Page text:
Step Two: Congratulate Yourself and Daydream about Book Signings

So you've got your fancy, shiny new manuscript you finished last night. STOP. Do not research agents, do not send it out to Random House with a big heart sticker on the envelope, do not start booking library tours. Edit it. Trust me.

Don't edit it so much that you never do anything else, but really, make sure it's in the best possible condition. I highly, HIGHLY recommend a writing group (such as my dear and fabulous MoMos). Preferably people who are writers, but definitely people who will be honest with you. Your mom? Probably not going to be honest with you, as she'll be too busy bursting with pride that her darling wrote a book.

Step Three: Figure Out What You're Supposed to Do Next

Promise you edited it? Okay then. You probably started this whole process thinking you could print off your baby, send it to a huge publishing house, and get an offer within days.


Well, I mean, maybe you can, but here's what the rest of us have to do. You sit down and write a query letter, which is basically a one page description of your book. It's hard. Maybe harder than writing a whole book. After you've written it, you have your friends look at it, then send it over to Evil Editor to let him make fun of it and give you good advice.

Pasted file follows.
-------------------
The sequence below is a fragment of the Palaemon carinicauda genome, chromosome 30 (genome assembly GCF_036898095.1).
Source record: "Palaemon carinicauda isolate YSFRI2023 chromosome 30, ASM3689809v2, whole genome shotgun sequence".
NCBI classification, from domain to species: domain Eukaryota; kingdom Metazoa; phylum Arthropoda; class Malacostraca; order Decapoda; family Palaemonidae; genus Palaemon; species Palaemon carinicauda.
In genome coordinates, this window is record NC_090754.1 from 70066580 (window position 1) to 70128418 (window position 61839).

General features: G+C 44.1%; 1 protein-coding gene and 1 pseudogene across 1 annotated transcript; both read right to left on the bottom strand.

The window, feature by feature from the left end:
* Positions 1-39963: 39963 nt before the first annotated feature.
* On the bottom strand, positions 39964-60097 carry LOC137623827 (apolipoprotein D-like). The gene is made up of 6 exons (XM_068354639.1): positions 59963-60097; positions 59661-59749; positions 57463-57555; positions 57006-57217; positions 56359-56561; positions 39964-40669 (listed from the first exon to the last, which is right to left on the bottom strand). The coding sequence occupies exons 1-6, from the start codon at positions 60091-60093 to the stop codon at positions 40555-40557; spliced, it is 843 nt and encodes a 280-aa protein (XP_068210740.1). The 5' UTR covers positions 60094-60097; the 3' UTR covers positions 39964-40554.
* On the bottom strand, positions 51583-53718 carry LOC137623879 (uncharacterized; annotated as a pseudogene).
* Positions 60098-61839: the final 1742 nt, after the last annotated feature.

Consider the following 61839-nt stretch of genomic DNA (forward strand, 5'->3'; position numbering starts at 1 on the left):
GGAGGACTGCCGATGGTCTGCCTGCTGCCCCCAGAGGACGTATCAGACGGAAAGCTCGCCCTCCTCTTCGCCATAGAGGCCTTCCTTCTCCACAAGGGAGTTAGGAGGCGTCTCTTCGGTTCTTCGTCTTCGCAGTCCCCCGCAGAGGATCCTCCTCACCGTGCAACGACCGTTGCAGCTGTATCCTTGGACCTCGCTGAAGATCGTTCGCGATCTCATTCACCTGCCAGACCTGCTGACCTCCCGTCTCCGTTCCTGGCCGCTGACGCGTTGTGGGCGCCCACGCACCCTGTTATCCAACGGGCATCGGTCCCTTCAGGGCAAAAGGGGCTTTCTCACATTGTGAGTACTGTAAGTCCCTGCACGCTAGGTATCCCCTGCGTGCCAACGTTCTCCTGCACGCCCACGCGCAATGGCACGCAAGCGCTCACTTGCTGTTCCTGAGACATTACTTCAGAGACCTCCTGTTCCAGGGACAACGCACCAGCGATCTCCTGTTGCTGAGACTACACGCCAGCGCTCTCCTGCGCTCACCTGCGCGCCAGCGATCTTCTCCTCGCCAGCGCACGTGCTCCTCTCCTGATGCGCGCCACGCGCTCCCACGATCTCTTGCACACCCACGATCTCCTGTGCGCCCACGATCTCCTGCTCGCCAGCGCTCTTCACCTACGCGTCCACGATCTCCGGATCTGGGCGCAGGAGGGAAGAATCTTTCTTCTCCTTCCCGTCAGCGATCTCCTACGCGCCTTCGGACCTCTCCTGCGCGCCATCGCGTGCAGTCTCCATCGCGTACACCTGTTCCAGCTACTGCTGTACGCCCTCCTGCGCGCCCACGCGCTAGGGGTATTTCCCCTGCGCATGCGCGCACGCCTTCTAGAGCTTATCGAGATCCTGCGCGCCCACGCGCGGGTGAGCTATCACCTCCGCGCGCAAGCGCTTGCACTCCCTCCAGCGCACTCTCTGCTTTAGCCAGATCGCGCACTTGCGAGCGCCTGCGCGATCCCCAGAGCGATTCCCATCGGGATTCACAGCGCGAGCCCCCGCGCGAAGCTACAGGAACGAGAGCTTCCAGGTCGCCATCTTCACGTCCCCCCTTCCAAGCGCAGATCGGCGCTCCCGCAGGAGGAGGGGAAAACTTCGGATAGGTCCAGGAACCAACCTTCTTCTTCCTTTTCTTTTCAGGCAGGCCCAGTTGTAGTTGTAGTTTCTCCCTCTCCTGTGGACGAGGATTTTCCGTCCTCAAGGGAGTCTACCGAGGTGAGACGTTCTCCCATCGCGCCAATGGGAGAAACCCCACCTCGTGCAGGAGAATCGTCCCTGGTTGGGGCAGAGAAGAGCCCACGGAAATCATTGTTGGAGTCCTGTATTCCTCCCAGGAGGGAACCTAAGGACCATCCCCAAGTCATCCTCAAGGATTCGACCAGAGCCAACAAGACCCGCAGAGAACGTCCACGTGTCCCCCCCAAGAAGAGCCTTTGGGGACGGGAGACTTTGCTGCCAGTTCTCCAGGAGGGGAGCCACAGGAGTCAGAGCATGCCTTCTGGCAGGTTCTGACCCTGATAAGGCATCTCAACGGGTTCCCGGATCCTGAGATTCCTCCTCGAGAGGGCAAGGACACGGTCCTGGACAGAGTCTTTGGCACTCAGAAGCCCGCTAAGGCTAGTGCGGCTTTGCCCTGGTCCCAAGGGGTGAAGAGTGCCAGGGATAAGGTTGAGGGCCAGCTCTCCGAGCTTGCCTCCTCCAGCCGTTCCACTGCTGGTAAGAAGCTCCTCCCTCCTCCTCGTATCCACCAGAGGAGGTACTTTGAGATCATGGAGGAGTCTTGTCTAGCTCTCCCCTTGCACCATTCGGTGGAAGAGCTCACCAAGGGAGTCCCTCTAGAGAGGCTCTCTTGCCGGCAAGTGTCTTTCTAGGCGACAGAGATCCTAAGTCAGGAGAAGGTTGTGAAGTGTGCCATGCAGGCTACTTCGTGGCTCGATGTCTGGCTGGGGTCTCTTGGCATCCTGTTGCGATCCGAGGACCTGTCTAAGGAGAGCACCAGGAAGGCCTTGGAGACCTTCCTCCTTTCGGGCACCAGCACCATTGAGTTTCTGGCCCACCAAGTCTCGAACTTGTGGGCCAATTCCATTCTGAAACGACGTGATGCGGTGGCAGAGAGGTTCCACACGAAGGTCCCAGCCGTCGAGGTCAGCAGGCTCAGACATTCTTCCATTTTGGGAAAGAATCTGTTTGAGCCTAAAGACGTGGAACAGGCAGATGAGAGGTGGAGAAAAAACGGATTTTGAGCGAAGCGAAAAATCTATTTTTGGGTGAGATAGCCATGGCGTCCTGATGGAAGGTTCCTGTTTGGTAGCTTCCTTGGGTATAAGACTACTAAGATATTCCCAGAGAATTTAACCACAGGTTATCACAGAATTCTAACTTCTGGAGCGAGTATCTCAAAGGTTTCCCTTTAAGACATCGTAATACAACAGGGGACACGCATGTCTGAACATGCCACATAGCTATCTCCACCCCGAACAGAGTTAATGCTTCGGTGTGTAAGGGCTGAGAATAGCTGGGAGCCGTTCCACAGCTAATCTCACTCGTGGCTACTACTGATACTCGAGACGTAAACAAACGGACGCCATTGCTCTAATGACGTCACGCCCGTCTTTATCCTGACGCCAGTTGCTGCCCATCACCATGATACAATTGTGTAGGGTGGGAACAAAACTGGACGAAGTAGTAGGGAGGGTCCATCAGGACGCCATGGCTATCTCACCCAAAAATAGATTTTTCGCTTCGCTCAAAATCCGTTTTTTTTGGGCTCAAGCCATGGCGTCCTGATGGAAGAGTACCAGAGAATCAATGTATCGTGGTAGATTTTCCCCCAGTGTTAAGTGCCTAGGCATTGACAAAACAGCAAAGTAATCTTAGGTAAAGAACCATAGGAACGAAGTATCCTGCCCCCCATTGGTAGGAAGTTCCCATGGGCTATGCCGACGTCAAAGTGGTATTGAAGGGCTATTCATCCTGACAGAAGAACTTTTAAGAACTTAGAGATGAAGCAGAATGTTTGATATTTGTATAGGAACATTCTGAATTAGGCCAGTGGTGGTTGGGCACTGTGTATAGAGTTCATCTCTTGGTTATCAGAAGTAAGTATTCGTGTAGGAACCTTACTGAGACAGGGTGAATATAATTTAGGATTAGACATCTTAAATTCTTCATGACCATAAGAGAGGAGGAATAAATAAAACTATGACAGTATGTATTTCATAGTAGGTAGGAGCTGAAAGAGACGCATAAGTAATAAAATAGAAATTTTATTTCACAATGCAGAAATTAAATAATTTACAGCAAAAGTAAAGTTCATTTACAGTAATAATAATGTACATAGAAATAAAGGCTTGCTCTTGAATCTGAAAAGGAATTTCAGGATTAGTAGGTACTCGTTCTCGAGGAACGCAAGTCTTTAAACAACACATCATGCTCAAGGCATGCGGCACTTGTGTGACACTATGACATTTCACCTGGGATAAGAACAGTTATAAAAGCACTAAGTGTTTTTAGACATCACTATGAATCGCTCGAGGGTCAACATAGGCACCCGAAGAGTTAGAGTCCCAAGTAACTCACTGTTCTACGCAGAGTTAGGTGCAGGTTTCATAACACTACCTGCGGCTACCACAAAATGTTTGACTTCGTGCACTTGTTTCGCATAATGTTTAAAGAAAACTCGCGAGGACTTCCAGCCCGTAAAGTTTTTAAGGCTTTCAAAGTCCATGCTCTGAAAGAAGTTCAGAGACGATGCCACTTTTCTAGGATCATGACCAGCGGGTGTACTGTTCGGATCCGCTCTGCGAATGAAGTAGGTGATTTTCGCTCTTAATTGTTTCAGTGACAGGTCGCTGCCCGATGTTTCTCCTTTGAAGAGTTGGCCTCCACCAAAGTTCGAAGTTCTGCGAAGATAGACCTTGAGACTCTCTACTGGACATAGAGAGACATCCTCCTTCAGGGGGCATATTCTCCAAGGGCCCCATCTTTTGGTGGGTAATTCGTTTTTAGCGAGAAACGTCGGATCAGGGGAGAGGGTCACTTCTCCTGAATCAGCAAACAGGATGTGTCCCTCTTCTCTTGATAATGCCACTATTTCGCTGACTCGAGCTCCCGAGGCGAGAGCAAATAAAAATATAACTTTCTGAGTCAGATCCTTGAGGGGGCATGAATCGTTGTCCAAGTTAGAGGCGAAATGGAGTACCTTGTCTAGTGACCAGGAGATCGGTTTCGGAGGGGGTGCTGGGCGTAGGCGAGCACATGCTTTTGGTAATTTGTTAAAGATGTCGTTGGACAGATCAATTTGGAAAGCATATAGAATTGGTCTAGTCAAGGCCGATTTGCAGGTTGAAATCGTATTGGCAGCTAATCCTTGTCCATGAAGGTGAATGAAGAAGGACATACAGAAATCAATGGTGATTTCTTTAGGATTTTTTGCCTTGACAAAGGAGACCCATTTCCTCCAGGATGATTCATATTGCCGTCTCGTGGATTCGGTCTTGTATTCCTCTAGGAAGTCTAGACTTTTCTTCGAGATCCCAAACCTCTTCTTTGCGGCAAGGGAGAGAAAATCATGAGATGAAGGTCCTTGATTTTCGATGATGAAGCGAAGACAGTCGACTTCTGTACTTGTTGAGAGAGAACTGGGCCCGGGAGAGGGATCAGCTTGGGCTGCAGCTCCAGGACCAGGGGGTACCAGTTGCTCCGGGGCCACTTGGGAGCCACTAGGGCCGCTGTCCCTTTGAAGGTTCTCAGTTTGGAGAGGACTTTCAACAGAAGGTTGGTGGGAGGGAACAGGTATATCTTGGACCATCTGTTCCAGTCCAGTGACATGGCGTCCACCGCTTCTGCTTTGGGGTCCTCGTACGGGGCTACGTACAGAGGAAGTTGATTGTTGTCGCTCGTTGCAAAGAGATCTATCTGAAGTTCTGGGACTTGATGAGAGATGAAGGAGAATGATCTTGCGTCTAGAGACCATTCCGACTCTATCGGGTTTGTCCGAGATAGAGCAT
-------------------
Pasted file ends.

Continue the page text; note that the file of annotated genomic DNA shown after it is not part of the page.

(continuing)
You'll also want to include a short bio in your query letter. For mine, I simply stated that I had a story published in a journal this year and work as a freelance writer. It's brief, but to the point--someone has seen something in my writing worth publishing. However, if your only publishing cred is the poem you wrote in first grade and decorated with sparkles that your teacher displayed on the chalkboard, well, you're probably better off leaving it out.

So, now you've got your query letter all polished and pretty.

Step Four: Send Your Tender Heart Out into the World to Get Trampled